Yeah, so, this happened:
The logic of scheduling a friendly with Spain—the world champions and a team looking to avenge a defeat to the U.S.—just three days before the start of the most important competition of the year was always doubtful.
We could see playing, say, Venezuela or Ecuador that day, or, if it had to be a European opponent, how about Luxembourg or the Faroe Islands? Spain just made no sense.
Bob Bradley clearly felt the same way, starting a makeshift lineup of inexperienced players while leaving veterans Steve Cherundolo, Landon Donovan (who was ill, but probably wouldn’t have started if he’d been healthy), Michael Bradley, and Clint Dempsey on the bench for the opening whistle.
The youngsters got embarrassed, and the question of whether it was a good “learning experience” for them is debatable.
So let’s just crumple that one up, toss it over the shoulder and look ahead to tonight’s Gold Cup opener against Canada (7:30, EDT, Fox Soccer Channel):
• Alejandro Bedoya, who’s been in camp for a week or so and played 25 minutes against Spain, has officially replaced the injured Benny Feilhaber (ankle) on the U.S. roster. The former Boston College attacker is off to a great start with Orebro in Sweden, scoring four goals in 10 games. He had two assists and a goal in his last game with the club before joining the U.S. camp. See here (nice backheel on the second goal):
• This is probably Canada’s best team, ever. The roster is stocked with solid MLS players, including Dwayne De Rosario (New York), Julian de Guzman (Toronto FC), Terry Dunfield (Vancouver), Andre Hainault (Houston) and Will Johnson (Real Salt Lake). The Canucks also feature several players coming off successful European campaigns, such as Simeon Jackson, who scored 13 goals in 20 games to help Norwich win the NPower Championship and promotion to the Premier League next season, and PSV Eindhoven midfielder Atiba Hutchinson, who made 33 appearances and scored two goals as PSV finished third in the Dutch Eredivisie.
Winger Josh Simpson is another one to watch: He led Turkish club Manisaspor in scoring this season, bagging 12 goals from his spot on the left wing.
They’re a seasoned group with more talent than most people recognize, and they won’t be intimidated by the U.S. They’re biggest weakness is the backline, where they’re missing D.C. United centerback Dejan Jakovic (hamstring) and their wing defenders are suspect.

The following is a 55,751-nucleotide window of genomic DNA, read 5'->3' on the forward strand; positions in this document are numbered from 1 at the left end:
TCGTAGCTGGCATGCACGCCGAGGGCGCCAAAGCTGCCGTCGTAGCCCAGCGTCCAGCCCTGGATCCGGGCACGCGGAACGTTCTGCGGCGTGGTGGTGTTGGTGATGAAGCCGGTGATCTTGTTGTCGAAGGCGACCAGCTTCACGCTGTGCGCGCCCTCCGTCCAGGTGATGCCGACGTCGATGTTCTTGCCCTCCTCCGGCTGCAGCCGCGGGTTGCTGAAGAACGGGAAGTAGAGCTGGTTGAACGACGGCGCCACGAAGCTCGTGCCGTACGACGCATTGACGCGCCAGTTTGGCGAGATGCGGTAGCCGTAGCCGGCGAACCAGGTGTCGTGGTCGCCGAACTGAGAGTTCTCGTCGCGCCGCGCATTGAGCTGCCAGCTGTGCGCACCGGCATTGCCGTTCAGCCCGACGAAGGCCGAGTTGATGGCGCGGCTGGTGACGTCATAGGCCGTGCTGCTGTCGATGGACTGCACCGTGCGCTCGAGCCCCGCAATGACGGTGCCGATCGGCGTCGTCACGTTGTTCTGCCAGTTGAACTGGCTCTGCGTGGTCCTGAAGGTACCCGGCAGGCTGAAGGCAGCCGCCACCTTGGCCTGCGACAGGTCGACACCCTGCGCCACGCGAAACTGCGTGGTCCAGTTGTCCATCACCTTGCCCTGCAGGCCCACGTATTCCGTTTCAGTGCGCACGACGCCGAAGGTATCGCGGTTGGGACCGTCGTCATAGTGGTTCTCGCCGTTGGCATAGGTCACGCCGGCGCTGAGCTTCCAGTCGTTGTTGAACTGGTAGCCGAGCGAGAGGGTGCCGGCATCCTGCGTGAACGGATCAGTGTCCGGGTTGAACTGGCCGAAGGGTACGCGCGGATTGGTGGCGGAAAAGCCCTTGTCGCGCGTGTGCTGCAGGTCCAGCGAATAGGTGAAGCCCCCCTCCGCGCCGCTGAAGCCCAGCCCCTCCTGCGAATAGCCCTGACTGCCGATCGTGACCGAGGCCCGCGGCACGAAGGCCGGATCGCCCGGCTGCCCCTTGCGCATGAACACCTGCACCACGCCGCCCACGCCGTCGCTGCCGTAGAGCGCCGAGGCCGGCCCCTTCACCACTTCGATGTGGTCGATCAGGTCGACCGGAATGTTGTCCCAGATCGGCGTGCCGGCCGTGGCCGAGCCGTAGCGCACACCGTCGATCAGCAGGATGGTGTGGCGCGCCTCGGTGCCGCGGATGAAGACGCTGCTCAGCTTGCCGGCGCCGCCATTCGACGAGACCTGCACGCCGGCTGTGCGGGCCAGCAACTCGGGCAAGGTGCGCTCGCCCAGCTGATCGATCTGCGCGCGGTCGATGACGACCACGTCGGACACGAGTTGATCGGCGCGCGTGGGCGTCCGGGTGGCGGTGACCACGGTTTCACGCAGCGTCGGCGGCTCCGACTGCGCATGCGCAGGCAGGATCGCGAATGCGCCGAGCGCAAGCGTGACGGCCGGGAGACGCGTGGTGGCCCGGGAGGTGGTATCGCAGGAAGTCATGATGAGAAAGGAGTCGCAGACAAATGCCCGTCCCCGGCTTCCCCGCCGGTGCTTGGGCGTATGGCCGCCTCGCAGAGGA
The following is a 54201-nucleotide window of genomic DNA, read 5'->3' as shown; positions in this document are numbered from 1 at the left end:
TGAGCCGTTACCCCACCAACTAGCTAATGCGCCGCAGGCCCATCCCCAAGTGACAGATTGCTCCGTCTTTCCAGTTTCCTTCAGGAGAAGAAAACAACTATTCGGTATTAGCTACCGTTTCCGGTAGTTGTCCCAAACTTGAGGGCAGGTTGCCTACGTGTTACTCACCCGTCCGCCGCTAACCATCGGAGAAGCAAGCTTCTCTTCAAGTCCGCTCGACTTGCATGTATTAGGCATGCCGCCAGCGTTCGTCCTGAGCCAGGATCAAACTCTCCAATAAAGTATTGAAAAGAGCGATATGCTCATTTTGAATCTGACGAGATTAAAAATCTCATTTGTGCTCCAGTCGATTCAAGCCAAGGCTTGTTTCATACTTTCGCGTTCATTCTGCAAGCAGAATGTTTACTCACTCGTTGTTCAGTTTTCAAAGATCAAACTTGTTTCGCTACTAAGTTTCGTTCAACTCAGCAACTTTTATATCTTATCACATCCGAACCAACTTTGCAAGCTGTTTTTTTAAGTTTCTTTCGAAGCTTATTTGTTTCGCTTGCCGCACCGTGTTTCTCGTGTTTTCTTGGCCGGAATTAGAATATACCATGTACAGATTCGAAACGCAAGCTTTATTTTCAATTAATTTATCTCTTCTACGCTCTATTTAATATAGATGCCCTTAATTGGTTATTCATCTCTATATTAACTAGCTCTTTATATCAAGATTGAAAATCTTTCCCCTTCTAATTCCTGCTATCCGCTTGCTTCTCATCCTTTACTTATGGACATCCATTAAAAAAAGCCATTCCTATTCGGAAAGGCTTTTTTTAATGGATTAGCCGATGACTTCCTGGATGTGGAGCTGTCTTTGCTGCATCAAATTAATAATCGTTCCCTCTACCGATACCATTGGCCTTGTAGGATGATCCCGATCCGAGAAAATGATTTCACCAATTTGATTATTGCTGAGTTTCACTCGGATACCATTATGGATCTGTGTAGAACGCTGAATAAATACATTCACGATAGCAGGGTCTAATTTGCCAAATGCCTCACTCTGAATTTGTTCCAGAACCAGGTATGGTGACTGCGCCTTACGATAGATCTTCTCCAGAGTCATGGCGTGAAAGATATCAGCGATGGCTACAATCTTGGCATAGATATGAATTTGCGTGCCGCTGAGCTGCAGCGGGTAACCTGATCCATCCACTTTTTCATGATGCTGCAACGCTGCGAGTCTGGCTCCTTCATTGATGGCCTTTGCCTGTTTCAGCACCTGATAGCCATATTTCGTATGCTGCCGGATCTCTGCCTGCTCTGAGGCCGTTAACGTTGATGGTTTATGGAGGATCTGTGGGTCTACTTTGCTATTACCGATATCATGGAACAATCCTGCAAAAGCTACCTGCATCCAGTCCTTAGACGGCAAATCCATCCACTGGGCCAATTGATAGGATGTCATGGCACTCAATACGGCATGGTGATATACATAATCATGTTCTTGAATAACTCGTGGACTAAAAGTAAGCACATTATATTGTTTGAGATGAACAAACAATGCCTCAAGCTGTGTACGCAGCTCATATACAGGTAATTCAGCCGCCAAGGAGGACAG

• Canada may have some extra motivation in this one, not that they’ll need it. The last time these two teams met, in the semifinal of the 2007 Gold Cup, Hutchinson scored an apparent equalizer in stoppage time that was disallowed for offside. Replays showed that the goal should have counted.
The U.S. won the game 2-1 and went on to beat Mexico 2-1 in the final on (we’ll take any excuse to re-post it) Feilhaber’s golazo:
You can bet the Canucks will have the ’07 game in the back of their minds, regardless of what they say publicly.
The U.S. will have to be up for it, and ready to match Canada’s intensity right from the opening whistle.
• It seems likely that Tim Ream, who went the full 90 against Spain, will not feature in the U.S. backline tonight, which leaves Oguchi Onyewu, Clarence Goodson, and Carlos Bocanegra as the top options in central defense (followed by Jonathan Spector and Maurice Edu).
Onyewu looked lost against Spain, and if Canada starts the speedy, 5’ 5” Jackson up top, the U.S. may not want two 6’ 4” centerbacks (Gooch and Goodson) in their starting lineup. We’d go with Bocanegra and Goodson in the middle, Cherundolo on the right and Jonathan Bornstein on the left (hey, the options there are—still—fairly thin, and Bornstein has the speed to stay with Jackson).
• Tidbit: Canadian midfielder Will Johnson and Michael Bradley were teammates on the Chicago Soccers youth team, also the onetime home of Spector and Jay DeMerit.
What do you think of the matchup? Who should start for the U.S.? Any chance Bedoya gets the nod in midfield and Dempsey starts up top? Let us know in the comments.